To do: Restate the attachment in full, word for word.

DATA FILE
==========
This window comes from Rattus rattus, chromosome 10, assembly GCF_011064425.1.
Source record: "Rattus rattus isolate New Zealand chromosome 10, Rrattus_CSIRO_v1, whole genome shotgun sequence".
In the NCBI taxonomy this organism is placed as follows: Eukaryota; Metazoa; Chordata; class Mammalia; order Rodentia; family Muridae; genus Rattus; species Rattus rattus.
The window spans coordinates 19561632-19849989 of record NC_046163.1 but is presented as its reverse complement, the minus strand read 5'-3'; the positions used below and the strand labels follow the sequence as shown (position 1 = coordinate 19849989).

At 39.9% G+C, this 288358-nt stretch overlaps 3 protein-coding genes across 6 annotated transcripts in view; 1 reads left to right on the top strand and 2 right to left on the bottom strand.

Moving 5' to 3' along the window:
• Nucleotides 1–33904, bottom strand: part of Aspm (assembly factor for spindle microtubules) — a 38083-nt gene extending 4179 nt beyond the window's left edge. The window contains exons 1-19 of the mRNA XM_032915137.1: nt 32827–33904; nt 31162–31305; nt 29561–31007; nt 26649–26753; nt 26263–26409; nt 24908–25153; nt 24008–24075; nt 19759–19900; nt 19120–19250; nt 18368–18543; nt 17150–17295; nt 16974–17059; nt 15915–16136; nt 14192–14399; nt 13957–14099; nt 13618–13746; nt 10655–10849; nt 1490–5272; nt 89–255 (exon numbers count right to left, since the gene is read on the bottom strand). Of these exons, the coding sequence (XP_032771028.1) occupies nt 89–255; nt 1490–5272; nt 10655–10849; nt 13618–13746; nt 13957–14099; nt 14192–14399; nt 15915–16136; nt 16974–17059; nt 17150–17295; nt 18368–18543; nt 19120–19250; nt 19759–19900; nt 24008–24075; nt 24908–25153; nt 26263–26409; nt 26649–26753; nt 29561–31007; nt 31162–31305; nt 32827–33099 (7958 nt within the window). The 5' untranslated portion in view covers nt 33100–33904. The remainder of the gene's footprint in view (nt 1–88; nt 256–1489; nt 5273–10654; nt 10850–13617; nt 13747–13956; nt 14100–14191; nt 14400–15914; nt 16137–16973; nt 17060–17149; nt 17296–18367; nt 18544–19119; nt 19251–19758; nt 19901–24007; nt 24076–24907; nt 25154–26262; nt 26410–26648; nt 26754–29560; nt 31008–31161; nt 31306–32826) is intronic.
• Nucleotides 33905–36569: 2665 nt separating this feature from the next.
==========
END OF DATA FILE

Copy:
This window comes from Rattus rattus, chromosome 10, assembly GCF_011064425.1.
Source record: "Rattus rattus isolate New Zealand chromosome 10, Rrattus_CSIRO_v1, whole genome shotgun sequence".
In the NCBI taxonomy this organism is placed as follows: Eukaryota; Metazoa; Chordata; class Mammalia; order Rodentia; family Muridae; genus Rattus; species Rattus rattus.
The window spans coordinates 19561632-19849989 of record NC_046163.1 but is presented as its reverse complement, the minus strand read 5'-3'; the positions used below and the strand labels follow the sequence as shown (position 1 = coordinate 19849989).

At 39.9% G+C, this 288358-nt stretch overlaps 3 protein-coding genes across 6 annotated transcripts in view; 1 reads left to right on the top strand and 2 right to left on the bottom strand.

Moving 5' to 3' along the window:
• Nucleotides 1–33904, bottom strand: part of Aspm (assembly factor for spindle microtubules) — a 38083-nt gene extending 4179 nt beyond the window's left edge. The window contains exons 1-19 of the mRNA XM_032915137.1: nt 32827–33904; nt 31162–31305; nt 29561–31007; nt 26649–26753; nt 26263–26409; nt 24908–25153; nt 24008–24075; nt 19759–19900; nt 19120–19250; nt 18368–18543; nt 17150–17295; nt 16974–17059; nt 15915–16136; nt 14192–14399; nt 13957–14099; nt 13618–13746; nt 10655–10849; nt 1490–5272; nt 89–255 (exon numbers count right to left, since the gene is read on the bottom strand). Of these exons, the coding sequence (XP_032771028.1) occupies nt 89–255; nt 1490–5272; nt 10655–10849; nt 13618–13746; nt 13957–14099; nt 14192–14399; nt 15915–16136; nt 16974–17059; nt 17150–17295; nt 18368–18543; nt 19120–19250; nt 19759–19900; nt 24008–24075; nt 24908–25153; nt 26263–26409; nt 26649–26753; nt 29561–31007; nt 31162–31305; nt 32827–33099 (7958 nt within the window). The 5' untranslated portion in view covers nt 33100–33904. The remainder of the gene's footprint in view (nt 1–88; nt 256–1489; nt 5273–10654; nt 10850–13617; nt 13747–13956; nt 14100–14191; nt 14400–15914; nt 16137–16973; nt 17060–17149; nt 17296–18367; nt 18544–19119; nt 19251–19758; nt 19901–24007; nt 24076–24907; nt 25154–26262; nt 26410–26648; nt 26754–29560; nt 31008–31161; nt 31306–32826) is intronic.
• Nucleotides 33905–36569: 2665 nt separating this feature from the next.